The Fifth Column: Something About Your Mother
The Fifth Column: Something About Your Mother


I have spent a lot of time on Xbox Live recently. My entire weekend was dedicated to maximising the double XP that was on offer for Black Ops 2. I spent the weekend playing in blissful silence aside from the the sound of explosions and gunfire, of course. I had changed my privacy settings when I first joined Xbox Live so that only players in my friends list could message me or chat to me in a game, all other players were muted.

Because most of my Live friends were playing other games, I thought that it might be interesting to unmute my games for the duration of the double XP weekend. But I thought better of it and left well enough alone. I felt that my decision was vindicated when I had a brief look at the calling cards of a few of the players in the lobby. Given the number of skull, gun, penis and vagina murals on offer, I didn’t think that I was missing out on any witty banter in the game. But regardless of my limited exposure to the underbelly of Xbox Live, nothing that I experienced could come close to the quality of work of these recently banned League of Legends players

On one level I can understand how people might feel protected and insulated by the relative anonymity offered by in-game chat. I can even identify with the some of the things said in the heat of the moment. I recall a recent game of Team Deathmatch in Black Ops 2, where my nemesis was basically serving me up on a silver platter. Each time I was killed the most descriptive expletives flowed from my mouth. When I finally managed a kill, my expletives were even more forceful and it did not really matter to me that he/she could not hear a word of it.

On the other hand there is a sub-species of gamer who seems to think that abuse of any kind is part and parcel of the video game experience. Added to this is the imperative to ensure that the abuse consists of the most vile, racist and sexist content that you have ever heard. Some of my friends find it quite entertaining to speak and swear in Afrikaans when playing against their mostly English speaking opponents from the United States and the United Kingdom. In this way dealing with trolls becomes a game within the game but it is not a sport that I am inclined to join.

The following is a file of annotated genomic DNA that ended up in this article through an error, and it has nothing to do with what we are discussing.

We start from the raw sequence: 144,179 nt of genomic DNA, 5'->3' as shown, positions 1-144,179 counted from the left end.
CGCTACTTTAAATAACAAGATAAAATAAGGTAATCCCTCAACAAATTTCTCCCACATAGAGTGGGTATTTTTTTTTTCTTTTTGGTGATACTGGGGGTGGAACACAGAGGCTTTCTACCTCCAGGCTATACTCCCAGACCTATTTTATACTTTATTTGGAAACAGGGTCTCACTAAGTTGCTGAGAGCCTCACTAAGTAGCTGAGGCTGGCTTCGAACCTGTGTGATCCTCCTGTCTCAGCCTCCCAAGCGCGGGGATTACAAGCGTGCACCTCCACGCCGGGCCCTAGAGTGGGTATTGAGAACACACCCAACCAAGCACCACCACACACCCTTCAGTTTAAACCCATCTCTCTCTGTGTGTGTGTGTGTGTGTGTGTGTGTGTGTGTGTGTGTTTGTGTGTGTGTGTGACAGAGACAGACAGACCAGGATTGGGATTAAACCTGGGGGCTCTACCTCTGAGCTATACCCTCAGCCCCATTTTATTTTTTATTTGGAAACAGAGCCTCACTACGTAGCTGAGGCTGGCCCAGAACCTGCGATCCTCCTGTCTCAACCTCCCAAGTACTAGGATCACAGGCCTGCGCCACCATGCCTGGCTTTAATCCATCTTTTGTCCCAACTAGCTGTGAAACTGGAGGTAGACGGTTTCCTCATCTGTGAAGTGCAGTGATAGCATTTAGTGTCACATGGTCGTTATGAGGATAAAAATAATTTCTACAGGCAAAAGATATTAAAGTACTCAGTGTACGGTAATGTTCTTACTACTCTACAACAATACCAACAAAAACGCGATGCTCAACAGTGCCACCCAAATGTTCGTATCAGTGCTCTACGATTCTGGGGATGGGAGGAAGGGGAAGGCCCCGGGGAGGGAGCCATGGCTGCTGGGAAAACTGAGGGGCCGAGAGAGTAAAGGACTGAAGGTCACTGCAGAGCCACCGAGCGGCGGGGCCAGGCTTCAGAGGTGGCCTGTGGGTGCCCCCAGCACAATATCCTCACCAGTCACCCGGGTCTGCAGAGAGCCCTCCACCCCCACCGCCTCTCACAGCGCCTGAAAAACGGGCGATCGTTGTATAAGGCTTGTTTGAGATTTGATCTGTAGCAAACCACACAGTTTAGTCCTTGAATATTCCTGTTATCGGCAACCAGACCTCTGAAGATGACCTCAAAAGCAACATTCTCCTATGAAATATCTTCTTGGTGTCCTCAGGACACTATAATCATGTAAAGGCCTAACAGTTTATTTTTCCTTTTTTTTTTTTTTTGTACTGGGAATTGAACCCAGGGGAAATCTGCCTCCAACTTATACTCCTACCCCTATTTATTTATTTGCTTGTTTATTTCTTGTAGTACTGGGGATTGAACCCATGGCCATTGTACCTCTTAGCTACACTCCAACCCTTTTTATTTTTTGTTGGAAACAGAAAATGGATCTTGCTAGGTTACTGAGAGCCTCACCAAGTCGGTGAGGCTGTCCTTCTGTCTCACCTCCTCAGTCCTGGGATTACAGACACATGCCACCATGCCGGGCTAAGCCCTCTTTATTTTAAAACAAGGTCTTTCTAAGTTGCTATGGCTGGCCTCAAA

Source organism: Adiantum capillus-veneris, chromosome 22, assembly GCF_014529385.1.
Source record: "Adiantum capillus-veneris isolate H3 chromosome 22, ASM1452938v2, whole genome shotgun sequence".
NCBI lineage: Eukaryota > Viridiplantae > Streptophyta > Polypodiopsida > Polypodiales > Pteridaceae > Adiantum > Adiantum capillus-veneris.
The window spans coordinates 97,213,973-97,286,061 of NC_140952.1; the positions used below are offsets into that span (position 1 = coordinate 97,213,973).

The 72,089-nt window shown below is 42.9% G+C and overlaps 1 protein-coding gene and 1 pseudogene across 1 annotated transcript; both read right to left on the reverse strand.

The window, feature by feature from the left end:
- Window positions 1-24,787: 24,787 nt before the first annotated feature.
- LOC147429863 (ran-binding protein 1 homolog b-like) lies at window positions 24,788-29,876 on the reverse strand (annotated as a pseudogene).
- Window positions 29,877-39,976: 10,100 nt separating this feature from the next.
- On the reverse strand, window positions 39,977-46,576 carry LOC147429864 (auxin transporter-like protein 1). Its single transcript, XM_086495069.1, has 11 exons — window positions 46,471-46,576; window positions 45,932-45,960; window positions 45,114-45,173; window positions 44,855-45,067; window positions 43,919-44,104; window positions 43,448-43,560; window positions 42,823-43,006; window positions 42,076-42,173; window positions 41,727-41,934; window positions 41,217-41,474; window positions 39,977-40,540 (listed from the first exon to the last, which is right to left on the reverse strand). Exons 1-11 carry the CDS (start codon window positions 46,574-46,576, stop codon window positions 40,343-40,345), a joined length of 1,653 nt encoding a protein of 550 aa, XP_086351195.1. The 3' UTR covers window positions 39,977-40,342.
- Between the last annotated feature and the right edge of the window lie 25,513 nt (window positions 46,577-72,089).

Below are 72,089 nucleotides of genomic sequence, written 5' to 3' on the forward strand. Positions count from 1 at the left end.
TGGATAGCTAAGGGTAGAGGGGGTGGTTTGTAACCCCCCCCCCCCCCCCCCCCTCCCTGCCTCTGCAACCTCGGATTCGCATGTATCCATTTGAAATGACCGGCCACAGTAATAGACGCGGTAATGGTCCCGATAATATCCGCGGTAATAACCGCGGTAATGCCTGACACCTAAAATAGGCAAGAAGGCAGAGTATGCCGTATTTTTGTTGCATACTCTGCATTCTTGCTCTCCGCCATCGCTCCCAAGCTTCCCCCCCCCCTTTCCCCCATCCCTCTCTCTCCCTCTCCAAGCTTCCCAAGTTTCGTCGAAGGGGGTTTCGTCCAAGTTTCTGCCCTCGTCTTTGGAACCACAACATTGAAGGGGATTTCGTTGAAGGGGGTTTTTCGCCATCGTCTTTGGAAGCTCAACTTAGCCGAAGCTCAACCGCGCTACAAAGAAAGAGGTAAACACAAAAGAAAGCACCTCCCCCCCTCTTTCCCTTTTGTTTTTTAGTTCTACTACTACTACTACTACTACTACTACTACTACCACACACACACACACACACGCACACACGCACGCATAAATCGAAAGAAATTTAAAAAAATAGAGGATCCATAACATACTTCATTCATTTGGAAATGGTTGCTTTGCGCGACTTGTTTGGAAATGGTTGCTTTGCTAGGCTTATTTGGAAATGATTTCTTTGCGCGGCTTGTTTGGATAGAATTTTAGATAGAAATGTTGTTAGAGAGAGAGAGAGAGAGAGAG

As ever Tycho over at Penny-Arcade has hit the nail on the head with his analysis. You really can’t control the things that people say online but you can provide the tools to mute them. The last thing that any game developer would want is for their game lobbies to become a soap box for any kind of verbal abuse. Regardless of how many times someone is kicked or banned from a server, there are ways and means for them to worm themselves back online in another guise. A robust set of tools to mute players and to report abusive behaviour goes a long way to improving your online gaming experience.

My time on Xbox Live has been great since I applied the strict privacy settings. I do not have to worry about weird text messages and voicemails from some aggrieved player who feels that my choice of weapon and/or score streak, deeply offended them. I also don’t have to be subjected to some teen-aged potty mouth speculating about my ancestry each time I shoot him in the face, for some reason it always seemed to be a ‘he’.

My Xbox Live games are a lot quieter and involves a lot less chat, unless I am in a party. But I would really prefer to be able to play a game undisturbed, rather than to have to put up with a troll on a mission. With my global mute enabled, I really couldn’t care less what they mutter into their mics. It is difficult enough trying to police anti-social behaviour in the real world and nigh impossible to do it in the virtual one. Power up your mute button and let the trolls be damned.


eGamer


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